Is Occupy Wall Street, with its decentralized structure, lack of strong leaders and no concrete demands, a fundamentally new form of protest?
Or does the current movement have antecedents or analogues in American history? If so, what does the past tell us about where this might be headed?
For a dose of historical context on Occupy Wall Street, I spoke with Gary Gerstle, professor of American history at Vanderbilt and a scholar of social movements.
You’ve spent a lot of time studying social movements in America. What are your first impressions about what’s going on here?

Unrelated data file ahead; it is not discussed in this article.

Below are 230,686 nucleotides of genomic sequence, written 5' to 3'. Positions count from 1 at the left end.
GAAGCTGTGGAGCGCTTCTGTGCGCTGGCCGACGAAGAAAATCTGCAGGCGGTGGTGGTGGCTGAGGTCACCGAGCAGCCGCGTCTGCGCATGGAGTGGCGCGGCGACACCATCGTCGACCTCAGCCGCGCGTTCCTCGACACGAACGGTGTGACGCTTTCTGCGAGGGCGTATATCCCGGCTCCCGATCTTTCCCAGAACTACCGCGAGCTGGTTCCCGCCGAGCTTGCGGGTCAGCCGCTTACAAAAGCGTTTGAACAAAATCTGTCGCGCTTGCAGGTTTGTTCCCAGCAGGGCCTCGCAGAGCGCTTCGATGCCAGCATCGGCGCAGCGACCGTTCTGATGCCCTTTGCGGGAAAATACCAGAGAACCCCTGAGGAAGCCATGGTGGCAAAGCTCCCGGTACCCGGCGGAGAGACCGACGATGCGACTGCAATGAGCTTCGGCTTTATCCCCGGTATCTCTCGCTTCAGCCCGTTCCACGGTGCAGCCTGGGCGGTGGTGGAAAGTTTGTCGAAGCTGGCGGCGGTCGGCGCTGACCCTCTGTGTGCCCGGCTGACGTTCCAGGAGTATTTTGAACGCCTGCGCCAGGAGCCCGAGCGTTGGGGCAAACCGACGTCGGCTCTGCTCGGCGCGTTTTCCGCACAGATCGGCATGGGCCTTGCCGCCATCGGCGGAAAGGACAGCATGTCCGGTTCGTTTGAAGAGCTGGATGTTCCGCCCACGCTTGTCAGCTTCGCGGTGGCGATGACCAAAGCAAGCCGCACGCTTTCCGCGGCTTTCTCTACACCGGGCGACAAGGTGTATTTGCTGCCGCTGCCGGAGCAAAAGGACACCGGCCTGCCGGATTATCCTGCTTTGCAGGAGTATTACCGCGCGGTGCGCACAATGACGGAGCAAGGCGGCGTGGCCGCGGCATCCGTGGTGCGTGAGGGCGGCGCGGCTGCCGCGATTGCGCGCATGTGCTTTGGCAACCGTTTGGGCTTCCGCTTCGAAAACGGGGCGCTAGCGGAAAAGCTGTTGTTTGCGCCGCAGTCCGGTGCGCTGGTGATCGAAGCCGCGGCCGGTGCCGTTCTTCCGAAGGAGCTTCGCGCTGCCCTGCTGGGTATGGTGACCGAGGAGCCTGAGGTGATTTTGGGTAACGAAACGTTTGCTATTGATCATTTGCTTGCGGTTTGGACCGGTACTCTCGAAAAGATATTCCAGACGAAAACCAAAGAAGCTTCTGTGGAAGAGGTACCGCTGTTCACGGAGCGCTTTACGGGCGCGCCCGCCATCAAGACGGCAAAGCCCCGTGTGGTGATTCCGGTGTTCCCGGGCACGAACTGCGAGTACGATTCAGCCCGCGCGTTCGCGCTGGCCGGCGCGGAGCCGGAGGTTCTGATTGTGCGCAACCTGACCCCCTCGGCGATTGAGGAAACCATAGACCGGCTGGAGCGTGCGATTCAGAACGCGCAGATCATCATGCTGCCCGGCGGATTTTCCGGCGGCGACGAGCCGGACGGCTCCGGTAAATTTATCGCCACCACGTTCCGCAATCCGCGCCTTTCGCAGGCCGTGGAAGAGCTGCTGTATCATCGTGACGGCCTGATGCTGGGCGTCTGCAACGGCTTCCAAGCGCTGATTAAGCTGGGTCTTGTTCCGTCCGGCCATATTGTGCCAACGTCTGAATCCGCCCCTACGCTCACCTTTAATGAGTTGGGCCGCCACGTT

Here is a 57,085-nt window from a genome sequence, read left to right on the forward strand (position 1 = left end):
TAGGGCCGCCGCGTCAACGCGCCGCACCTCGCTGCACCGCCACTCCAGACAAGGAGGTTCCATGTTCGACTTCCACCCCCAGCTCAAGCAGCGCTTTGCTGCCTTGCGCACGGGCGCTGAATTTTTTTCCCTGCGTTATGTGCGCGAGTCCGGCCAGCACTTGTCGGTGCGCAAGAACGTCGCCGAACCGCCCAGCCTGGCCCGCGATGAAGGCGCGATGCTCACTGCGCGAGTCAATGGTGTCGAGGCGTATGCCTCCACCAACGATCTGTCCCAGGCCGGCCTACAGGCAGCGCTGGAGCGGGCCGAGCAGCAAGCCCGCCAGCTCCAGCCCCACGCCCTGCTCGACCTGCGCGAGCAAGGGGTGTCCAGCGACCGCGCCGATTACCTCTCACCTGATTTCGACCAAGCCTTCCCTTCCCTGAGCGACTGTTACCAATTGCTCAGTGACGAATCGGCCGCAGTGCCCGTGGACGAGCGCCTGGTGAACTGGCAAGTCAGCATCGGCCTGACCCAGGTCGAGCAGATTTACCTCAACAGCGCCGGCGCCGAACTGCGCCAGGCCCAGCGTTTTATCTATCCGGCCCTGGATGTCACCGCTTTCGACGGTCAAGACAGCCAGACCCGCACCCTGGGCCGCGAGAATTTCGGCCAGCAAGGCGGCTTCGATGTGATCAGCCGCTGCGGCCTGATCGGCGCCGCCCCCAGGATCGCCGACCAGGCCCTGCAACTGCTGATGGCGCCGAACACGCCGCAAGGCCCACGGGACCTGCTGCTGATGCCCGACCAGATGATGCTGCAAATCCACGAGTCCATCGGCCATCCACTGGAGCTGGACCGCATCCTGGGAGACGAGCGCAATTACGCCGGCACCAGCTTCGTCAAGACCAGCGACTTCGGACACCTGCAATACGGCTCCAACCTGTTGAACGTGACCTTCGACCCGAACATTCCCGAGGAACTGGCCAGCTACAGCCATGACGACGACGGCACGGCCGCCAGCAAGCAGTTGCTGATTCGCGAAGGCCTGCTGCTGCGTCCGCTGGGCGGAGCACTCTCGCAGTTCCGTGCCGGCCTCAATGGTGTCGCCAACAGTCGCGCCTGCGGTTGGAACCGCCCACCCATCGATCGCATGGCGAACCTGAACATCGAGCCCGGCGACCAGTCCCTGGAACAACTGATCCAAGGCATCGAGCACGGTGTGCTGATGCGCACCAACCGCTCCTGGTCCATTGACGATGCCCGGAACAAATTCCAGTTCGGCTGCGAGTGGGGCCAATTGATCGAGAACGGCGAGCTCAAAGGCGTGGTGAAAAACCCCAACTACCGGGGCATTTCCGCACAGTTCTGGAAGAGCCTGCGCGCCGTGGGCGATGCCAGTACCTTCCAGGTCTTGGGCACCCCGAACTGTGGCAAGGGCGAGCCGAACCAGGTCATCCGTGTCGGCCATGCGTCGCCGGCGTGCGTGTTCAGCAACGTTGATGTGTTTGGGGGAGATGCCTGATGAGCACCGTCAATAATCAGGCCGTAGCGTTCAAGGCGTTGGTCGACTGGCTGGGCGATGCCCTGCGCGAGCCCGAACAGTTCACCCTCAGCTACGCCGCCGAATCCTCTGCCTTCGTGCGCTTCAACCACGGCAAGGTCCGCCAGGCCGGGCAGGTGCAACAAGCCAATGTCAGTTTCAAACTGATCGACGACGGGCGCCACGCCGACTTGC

I think what’s going on is very interesting precisely because this kind of protest has been so absent for the last 25 or 30 years. We are well advanced in what ought to be called the second Gilded Age, resembling the first Gilded Age of the late 19th century when capitalism developed very quickly and powerfully and the extremes between rich and poor became very great. There was a lot of downward pressure on wages and a lot of hardship; we have seen something similar in the past few decades when it comes to growing inequality. The major difference between this Gilded Age and the last one is the relative absence of protest. In the first Gilded Age, the streets were flooded with protest movements; questions regarding economic inequality and the very viability of capitalism were the defining issues of American politics.